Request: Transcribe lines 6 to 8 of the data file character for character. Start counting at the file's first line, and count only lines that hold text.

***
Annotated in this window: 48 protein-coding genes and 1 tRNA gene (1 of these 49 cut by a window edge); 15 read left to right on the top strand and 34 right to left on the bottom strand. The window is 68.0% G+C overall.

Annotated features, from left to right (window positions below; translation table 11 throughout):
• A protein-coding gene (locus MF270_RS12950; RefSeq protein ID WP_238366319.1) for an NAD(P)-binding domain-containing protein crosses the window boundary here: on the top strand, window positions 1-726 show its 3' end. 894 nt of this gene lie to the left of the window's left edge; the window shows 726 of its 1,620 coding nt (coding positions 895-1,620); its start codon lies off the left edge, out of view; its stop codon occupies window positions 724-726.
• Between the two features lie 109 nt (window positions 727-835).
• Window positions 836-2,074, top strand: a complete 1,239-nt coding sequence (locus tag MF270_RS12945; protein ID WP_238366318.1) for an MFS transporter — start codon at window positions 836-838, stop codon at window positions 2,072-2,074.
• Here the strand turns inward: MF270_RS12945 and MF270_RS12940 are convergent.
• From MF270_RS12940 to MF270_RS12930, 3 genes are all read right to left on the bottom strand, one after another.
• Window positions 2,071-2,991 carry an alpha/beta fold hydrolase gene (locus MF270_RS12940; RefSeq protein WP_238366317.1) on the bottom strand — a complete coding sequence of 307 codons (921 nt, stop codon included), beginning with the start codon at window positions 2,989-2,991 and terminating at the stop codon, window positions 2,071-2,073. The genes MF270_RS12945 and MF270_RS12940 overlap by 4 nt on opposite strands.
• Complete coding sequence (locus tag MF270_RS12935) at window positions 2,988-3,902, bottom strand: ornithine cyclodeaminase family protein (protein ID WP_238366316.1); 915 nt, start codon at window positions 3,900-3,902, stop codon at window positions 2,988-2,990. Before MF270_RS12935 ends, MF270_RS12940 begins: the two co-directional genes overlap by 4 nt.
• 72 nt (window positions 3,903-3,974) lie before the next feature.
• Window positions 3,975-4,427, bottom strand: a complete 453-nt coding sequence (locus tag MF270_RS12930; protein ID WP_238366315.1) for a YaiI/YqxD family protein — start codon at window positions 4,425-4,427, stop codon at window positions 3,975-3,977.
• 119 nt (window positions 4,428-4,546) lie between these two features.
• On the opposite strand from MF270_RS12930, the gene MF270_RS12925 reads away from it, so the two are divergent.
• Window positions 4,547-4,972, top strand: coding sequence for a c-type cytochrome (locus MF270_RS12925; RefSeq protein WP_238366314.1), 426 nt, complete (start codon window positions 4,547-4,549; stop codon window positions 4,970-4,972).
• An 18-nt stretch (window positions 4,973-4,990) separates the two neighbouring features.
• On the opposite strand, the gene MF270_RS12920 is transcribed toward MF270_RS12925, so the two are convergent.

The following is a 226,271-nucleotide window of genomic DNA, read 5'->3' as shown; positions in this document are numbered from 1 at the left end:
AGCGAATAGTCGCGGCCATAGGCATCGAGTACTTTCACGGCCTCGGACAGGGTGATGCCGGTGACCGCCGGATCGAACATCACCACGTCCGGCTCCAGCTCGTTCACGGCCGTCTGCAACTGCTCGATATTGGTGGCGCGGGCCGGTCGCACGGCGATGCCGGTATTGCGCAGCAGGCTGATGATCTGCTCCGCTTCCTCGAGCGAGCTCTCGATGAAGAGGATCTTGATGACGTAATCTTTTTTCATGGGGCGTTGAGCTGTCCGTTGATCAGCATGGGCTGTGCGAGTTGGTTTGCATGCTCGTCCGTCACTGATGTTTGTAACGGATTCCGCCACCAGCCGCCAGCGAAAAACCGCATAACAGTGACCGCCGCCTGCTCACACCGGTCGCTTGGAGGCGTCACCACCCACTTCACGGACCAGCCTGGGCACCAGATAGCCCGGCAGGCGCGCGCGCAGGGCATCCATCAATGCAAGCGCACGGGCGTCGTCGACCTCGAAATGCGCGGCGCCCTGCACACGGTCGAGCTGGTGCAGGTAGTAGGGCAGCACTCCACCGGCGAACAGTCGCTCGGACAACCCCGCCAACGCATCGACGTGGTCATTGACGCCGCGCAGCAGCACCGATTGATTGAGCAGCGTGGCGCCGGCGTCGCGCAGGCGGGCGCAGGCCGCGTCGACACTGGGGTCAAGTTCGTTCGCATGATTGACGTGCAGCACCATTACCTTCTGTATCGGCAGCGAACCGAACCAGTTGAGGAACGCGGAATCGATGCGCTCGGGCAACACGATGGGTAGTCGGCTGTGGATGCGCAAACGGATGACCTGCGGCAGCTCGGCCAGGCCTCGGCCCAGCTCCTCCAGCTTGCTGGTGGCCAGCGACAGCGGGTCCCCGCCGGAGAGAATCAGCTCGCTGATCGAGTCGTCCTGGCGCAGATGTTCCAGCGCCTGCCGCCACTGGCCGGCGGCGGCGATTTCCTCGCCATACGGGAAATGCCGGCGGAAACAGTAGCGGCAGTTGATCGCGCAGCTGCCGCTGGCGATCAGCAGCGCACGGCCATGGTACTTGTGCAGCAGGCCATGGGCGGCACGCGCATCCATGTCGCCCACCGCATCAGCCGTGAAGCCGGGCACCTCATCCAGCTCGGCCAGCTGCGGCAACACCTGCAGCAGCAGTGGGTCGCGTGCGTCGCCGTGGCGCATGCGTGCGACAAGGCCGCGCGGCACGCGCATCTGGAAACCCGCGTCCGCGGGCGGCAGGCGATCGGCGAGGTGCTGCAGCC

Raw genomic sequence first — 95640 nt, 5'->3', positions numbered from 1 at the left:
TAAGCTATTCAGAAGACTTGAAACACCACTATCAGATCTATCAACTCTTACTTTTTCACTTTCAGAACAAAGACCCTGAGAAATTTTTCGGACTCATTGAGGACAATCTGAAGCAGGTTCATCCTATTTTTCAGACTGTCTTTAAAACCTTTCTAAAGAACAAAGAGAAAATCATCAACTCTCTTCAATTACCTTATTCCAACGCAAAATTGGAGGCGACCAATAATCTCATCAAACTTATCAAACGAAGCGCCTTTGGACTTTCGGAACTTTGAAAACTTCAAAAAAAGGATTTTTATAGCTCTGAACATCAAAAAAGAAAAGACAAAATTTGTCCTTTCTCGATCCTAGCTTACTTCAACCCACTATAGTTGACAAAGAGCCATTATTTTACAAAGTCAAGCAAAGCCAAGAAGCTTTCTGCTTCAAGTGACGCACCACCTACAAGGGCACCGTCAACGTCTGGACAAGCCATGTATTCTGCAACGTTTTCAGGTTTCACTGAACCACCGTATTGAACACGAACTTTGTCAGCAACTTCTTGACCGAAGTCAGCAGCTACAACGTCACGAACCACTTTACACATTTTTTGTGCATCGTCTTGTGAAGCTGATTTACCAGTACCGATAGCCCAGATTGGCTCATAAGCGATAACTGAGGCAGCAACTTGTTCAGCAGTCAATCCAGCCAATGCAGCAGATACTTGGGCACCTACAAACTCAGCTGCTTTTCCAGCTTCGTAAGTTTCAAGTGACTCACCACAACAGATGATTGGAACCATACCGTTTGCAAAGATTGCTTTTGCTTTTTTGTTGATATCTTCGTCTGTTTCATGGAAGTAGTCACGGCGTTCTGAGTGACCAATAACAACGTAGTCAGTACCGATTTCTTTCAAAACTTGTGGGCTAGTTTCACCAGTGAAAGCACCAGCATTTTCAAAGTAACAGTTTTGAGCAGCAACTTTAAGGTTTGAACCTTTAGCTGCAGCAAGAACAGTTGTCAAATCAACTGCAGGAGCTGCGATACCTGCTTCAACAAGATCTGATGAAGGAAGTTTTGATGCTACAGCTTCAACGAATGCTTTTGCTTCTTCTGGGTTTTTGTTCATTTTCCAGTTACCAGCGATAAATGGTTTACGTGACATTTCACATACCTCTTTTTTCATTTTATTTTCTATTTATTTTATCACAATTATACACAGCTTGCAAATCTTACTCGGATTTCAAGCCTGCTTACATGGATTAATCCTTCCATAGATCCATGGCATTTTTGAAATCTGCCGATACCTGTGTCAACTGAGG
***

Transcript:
• Here the strand turns inward: MF270_RS12945 and MF270_RS12940 are convergent.
• From MF270_RS12940 to MF270_RS12930, 3 genes are all read right to left on the bottom strand, one after another.
• Window positions 2,071-2,991 carry an alpha/beta fold hydrolase gene (locus MF270_RS12940; RefSeq protein WP_238366317.1) on the bottom strand — a complete coding sequence of 307 codons (921 nt, stop codon included), beginning with the start codon at window positions 2,989-2,991 and terminating at the stop codon, window positions 2,071-2,073. The genes MF270_RS12945 and MF270_RS12940 overlap by 4 nt on opposite strands.